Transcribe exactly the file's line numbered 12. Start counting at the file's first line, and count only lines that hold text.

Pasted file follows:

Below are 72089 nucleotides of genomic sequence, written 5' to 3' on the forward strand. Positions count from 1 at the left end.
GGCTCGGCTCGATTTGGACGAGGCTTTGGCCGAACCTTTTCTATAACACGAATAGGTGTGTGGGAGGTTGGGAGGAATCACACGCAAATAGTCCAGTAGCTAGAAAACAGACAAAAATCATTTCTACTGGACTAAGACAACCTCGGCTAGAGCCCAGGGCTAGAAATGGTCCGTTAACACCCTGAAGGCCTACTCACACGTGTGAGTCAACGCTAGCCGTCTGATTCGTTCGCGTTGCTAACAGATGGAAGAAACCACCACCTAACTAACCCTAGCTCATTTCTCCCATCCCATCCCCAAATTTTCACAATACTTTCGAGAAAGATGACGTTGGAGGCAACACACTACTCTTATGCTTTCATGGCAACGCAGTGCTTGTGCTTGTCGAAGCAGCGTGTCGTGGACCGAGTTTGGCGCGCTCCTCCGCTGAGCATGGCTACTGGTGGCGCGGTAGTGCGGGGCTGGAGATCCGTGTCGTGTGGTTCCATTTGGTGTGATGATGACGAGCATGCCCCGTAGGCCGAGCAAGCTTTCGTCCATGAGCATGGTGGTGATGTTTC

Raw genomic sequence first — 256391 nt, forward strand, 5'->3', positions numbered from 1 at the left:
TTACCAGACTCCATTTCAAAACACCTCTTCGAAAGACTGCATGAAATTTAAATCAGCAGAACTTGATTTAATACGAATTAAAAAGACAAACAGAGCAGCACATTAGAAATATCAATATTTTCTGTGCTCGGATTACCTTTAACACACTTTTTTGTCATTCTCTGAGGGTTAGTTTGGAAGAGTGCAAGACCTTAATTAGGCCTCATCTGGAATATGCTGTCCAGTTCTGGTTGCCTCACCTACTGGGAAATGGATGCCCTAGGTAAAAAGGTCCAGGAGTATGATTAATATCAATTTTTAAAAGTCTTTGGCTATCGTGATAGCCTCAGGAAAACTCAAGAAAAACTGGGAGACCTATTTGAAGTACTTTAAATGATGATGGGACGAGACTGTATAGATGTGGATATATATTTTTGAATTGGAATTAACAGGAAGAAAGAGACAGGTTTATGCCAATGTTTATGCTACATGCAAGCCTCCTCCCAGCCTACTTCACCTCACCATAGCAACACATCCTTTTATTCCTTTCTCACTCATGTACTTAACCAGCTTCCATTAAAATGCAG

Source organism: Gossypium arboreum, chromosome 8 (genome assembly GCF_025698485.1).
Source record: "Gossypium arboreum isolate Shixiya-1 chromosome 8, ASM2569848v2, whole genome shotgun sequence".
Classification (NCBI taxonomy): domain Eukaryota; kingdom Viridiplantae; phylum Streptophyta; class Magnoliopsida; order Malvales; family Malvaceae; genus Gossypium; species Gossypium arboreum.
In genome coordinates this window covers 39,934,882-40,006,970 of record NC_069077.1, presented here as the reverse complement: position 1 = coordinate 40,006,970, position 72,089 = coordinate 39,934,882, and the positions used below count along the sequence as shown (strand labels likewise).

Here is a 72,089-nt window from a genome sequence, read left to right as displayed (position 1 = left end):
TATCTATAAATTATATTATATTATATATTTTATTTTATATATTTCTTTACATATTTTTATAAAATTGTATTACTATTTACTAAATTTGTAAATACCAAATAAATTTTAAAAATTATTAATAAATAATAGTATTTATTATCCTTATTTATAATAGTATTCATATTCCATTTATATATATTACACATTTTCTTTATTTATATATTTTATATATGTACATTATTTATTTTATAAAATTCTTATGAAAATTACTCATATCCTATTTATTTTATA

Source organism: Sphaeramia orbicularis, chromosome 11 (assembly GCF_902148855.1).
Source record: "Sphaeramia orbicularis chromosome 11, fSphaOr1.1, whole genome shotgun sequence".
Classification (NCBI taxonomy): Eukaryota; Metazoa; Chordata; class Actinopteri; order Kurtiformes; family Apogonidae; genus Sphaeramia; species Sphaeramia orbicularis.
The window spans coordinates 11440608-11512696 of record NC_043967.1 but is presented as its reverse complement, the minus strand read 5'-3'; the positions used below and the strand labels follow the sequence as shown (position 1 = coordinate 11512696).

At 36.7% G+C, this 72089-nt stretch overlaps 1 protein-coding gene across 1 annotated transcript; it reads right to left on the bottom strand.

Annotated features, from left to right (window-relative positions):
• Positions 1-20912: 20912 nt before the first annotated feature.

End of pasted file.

Source record: "Sphaeramia orbicularis chromosome 11, fSphaOr1.1, whole genome shotgun sequence".